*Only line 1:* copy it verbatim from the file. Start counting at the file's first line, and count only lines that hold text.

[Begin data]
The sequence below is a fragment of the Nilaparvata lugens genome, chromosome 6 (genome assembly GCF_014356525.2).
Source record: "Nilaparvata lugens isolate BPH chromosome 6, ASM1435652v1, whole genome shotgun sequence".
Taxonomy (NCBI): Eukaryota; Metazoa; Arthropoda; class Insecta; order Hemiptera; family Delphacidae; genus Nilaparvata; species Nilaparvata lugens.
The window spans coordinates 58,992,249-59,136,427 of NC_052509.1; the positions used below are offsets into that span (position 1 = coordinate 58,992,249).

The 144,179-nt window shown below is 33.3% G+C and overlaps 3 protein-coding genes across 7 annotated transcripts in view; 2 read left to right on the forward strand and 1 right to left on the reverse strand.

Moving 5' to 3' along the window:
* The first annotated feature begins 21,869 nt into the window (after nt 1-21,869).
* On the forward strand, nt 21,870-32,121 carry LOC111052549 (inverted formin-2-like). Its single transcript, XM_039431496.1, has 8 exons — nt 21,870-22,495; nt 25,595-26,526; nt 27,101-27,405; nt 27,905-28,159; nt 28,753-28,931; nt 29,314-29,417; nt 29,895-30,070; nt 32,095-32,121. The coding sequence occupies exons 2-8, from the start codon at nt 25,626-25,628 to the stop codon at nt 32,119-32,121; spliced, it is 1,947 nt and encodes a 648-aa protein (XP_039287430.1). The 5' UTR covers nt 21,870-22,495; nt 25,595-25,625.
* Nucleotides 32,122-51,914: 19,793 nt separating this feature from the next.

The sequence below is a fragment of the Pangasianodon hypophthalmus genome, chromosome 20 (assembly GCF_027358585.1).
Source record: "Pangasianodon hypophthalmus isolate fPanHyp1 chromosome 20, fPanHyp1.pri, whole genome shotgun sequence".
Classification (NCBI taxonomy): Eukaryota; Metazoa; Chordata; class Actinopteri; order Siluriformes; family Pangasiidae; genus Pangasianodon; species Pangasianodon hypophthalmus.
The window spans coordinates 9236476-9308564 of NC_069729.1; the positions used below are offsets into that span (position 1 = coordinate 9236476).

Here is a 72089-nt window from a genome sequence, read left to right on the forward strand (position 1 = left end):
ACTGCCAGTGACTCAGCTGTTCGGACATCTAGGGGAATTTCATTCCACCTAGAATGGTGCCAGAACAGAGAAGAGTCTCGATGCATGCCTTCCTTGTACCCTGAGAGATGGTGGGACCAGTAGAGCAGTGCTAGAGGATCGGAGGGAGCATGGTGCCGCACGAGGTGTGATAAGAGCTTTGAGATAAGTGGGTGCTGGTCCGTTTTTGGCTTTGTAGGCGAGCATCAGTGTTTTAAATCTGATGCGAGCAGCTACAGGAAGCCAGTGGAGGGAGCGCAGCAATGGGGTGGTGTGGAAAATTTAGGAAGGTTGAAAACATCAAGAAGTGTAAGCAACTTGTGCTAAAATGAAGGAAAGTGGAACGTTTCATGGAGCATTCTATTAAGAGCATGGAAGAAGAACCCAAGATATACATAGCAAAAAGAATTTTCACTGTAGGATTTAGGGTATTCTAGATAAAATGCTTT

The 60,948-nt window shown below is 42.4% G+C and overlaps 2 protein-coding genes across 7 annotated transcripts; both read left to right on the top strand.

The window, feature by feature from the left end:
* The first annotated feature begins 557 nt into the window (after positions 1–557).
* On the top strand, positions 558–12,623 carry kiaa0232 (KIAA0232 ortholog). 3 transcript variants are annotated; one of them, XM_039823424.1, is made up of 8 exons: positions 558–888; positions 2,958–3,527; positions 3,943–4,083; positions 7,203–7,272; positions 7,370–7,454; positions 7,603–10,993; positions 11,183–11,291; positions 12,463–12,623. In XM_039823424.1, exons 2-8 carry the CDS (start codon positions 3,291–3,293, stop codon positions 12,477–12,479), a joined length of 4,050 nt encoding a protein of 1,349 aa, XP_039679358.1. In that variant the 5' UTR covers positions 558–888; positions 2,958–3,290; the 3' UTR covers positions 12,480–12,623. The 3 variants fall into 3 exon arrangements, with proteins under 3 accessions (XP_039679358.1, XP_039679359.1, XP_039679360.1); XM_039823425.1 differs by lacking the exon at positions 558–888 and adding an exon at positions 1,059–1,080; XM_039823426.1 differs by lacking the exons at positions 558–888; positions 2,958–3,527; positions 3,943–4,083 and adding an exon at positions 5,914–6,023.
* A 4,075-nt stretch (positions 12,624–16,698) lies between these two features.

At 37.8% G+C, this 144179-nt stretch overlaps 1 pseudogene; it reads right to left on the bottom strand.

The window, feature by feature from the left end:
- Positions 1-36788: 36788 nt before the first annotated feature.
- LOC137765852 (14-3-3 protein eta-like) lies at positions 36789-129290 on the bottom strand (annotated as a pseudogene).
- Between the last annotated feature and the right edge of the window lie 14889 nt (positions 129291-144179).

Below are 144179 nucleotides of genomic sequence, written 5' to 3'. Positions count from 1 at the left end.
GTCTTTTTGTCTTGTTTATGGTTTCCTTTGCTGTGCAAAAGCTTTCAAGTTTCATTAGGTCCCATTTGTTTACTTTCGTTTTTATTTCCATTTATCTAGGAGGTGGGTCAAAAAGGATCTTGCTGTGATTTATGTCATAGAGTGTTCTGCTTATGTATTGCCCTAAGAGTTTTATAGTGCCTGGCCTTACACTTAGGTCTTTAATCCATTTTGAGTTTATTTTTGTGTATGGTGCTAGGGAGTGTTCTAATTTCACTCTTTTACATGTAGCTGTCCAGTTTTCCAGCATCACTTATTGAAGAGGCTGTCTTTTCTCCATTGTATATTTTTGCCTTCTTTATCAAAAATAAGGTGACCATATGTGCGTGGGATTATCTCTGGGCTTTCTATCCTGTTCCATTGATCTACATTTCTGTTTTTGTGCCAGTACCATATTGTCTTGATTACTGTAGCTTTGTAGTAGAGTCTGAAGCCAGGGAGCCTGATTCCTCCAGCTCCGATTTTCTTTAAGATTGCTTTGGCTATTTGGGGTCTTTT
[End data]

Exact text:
The sequence below is a fragment of the Nilaparvata lugens genome, chromosome 6 (genome assembly GCF_014356525.2).